The arbitration-extension hypothesis: A hierarchical interpretation of the functional organization of the basal ganglia
2011 (English)In: Frontiers in Systems Neuroscience, ISSN 1662-5137, Vol. 5, 13- p.Article in journal (Refereed) Published
Based on known anatomy and physiology, we present a hypothesis where the basal ganglia motor loop is hierarchically organized in two main subsystems: the arbitration system and the extension system. The arbitration system, comprised of the subthalamic nucleus, globus pallidus, and pedunculopontine nucleus, serves the role of selecting one out of several candidate actions as they are ascending from various brain stem motor regions and aggregated in the centromedian thalamus or descending from the extension system or from the cerebral cortex. This system is an action-input/action-output system whose winner-take-all mechanism finds the strongest response among several candidates to execute. This decision is communicated back to the brain stem by facilitating the desired action via cholinergic/glutamatergic projections and suppressing conflicting alternatives via GABAergic connections. The extension system, comprised of the striatum and, again, globus pallidus, can extend the repertoire of responses by learning to associate novel complex states to certain actions. This system is a state-input/action-output system, whose organization enables it to encode arbitrarily complex Boolean logic rules using striatal neurons that only fire given specific constellations of inputs (Boolean AND) and pallidal neurons that are silenced by any striatal input (Boolean OR). We demonstrate the capabilities of this hierarchical system by a computational model where a simulated generic "animal" interacts with an environment by selecting direction of movement based on combinations of sensory stimuli, some being appetitive, others aversive or neutral. While the arbitration system can autonomously handle conflicting actions proposed by brain stem motor nuclei, the extension system is required to execute learned actions not suggested by external motor centers. Being precise in the functional role of each component of the system, this hypothesis generates several readily testable predictions.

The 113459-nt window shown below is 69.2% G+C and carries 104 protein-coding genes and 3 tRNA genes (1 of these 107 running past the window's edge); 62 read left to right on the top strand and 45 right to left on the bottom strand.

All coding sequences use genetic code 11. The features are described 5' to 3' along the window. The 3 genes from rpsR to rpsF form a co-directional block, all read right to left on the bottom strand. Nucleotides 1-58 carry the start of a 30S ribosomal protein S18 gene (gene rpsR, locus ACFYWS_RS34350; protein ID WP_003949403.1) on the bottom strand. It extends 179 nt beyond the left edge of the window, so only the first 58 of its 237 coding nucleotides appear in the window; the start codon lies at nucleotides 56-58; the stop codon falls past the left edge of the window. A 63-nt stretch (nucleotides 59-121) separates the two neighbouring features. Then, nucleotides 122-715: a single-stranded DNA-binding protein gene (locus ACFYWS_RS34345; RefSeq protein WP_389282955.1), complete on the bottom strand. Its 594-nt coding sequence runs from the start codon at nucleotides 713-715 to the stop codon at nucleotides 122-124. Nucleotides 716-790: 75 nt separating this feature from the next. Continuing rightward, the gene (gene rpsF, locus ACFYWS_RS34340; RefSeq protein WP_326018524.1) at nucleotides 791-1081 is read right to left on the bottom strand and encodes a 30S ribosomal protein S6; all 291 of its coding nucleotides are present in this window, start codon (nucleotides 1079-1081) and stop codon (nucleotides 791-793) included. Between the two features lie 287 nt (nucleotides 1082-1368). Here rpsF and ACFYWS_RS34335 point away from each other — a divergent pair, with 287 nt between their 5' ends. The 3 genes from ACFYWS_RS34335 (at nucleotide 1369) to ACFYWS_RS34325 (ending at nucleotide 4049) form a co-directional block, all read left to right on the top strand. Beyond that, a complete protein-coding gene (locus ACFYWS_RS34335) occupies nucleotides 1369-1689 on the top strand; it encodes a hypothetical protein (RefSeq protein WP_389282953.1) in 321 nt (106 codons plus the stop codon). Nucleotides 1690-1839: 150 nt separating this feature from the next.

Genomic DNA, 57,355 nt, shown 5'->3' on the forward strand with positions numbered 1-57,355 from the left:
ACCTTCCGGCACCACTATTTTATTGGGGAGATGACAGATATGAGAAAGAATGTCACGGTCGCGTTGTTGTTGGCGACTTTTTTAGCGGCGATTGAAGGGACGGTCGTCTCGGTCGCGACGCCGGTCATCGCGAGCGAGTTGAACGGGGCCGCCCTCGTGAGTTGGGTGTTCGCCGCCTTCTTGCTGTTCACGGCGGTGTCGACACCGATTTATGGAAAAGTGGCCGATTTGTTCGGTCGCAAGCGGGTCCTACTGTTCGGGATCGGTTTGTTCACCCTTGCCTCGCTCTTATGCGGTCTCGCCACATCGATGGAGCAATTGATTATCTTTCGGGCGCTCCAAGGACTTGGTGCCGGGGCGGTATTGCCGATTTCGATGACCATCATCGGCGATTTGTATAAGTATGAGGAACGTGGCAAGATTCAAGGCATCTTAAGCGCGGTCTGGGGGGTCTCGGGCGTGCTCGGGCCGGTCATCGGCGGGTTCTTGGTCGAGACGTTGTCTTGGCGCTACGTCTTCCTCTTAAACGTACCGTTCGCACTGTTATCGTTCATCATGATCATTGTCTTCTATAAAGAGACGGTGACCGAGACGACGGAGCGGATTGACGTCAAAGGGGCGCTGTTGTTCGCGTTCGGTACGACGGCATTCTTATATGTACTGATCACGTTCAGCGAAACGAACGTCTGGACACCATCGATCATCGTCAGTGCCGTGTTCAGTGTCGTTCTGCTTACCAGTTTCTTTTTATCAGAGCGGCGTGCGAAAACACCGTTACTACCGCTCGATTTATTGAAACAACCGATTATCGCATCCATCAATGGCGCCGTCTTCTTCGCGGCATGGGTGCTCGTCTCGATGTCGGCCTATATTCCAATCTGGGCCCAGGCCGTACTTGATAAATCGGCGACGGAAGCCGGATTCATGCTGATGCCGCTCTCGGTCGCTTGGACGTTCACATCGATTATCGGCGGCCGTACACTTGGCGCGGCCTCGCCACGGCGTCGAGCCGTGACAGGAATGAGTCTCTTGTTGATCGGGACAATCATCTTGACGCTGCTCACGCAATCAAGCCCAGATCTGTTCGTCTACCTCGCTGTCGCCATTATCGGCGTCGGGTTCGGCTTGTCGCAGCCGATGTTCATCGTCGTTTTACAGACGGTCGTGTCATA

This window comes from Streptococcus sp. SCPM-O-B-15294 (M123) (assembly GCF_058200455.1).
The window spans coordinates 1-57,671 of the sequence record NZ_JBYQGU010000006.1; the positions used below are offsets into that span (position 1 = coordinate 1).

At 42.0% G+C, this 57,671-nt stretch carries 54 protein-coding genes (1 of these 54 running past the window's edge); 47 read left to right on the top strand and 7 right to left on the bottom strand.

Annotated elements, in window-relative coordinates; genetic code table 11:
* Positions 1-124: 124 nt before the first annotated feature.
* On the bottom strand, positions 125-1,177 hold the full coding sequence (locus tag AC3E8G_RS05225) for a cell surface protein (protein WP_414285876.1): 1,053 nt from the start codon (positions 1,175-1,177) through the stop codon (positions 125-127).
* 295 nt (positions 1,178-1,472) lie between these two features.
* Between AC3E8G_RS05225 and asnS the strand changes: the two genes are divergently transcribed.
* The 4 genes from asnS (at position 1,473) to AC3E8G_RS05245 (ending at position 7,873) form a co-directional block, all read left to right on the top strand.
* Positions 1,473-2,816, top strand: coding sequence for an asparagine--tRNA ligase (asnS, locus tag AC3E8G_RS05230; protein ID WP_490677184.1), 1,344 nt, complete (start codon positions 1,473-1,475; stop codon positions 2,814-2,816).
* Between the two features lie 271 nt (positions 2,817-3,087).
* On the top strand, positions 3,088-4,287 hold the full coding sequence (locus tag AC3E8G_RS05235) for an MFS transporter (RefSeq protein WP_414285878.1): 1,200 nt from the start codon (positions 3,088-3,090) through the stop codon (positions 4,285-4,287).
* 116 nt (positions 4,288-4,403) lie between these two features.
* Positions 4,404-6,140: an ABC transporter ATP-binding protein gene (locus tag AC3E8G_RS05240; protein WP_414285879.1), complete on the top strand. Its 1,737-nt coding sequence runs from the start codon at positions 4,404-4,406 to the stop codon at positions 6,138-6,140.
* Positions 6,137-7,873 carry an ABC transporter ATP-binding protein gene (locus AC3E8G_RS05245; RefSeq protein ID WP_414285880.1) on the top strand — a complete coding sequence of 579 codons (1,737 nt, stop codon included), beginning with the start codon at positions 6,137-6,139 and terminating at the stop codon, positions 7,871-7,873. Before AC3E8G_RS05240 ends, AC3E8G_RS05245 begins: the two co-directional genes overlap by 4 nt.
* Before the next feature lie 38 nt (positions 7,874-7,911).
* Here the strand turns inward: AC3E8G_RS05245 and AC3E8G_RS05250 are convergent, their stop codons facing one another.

Place, publisher, year, edition, pages
2011. Vol. 5, 13- p.
Action selection, Basal ganglia, Boolean logic, Brain stem, Centromedian parafascicular thalamus, Motor synergies, Pedunculopontine nucleus, Winner-take-all
Bioinformatics (Computational Biology)
IdentifiersURN: urn:nbn:se:kth:diva-39201DOI: 10.3389/fnsys.2011.00013PubMedID: 21441994ScopusID: 2-s2.0-84855971284OAI: oai:DiVA.org:kth-39201DiVA: diva2:439621
QC 201110042011-09-082011-09-082016-04-12Bibliographically approved